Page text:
• jonas

    What rot!!!! To allow the DA dude to refer to appointed counsel as maserati criminal defense is hogwash. Look, we know that he is a politician but, come on, doesn’t government radio have some sense of responsibilty?

  • Corinne Diana

    I don’t know about London, but if what Radha Iyengar says is at all true in Massachusetts, there are certainly other factors to consider, not the least of which is the level of experience and competence of the prosecuting attorneys. As a rule, the youngest, least experienced prosecutors are assigned to the district courts, which is where most of the private attorneys are assigned. My experience is that prosecutors often take a case further and take longer to resolve it than necessary: they are less experienced than their superior court counterparts, they want to be known as tough, and they have little or no leeway to resolve cases short of trial. Their bosses, after all, want them to get as much trial experience as possible. They are not necessarily interested in quick resolutions, even though most cases never go to trial, but much time is wasted on the way.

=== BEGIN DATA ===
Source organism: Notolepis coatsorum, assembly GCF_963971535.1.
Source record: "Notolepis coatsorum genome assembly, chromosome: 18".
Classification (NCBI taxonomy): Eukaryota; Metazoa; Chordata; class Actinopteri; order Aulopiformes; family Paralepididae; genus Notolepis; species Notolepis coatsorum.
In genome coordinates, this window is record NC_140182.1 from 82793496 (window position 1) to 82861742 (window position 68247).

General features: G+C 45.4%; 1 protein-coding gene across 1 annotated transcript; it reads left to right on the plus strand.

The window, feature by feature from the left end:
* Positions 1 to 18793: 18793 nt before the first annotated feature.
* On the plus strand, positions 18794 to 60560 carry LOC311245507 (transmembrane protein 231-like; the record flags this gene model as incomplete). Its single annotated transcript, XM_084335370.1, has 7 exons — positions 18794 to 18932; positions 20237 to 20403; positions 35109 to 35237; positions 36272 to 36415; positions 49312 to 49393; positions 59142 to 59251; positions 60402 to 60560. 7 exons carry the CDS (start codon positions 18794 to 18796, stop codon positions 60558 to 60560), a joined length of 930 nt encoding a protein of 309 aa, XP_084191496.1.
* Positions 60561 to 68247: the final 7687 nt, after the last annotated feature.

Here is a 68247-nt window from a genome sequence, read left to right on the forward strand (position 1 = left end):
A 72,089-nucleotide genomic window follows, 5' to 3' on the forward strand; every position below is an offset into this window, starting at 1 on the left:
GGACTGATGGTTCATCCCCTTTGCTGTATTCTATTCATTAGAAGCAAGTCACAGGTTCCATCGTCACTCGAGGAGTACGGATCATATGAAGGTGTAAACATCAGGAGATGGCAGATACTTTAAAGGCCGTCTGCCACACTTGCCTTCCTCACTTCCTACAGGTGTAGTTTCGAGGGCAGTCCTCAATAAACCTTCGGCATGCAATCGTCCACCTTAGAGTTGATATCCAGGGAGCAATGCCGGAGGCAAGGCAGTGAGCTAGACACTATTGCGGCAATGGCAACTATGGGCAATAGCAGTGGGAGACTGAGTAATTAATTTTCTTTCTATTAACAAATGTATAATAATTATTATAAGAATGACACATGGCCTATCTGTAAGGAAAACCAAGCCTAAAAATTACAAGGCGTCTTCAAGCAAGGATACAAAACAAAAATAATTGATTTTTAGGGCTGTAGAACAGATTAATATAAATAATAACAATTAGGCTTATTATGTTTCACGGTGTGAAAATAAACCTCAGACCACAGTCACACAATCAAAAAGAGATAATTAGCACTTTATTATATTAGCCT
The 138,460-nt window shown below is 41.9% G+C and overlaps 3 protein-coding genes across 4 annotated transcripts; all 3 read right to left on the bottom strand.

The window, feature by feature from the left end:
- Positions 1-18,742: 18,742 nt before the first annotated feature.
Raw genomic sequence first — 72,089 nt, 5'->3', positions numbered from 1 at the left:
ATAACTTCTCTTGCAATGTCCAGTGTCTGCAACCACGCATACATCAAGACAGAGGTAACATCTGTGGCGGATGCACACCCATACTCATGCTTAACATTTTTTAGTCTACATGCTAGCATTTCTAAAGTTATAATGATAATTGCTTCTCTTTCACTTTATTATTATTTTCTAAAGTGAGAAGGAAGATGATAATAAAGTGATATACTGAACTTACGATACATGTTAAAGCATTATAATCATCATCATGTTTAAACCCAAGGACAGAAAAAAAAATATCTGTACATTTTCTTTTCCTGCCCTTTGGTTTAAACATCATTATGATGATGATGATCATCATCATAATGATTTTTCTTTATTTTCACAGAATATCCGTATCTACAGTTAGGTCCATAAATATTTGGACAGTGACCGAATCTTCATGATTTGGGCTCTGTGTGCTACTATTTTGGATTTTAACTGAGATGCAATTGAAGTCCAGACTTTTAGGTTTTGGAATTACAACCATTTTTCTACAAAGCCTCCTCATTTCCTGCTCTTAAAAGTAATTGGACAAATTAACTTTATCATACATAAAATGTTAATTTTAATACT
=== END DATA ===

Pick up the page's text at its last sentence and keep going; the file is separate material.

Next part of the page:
• Ms. Thomley

    can my mom come with me and be in the meeting with me?Ā  Last time the Public Defender shut the door abruptly infront of my mom and dad last time I went to a meetong with him. Why cant my parents come in even though I’m 21 yrs. old.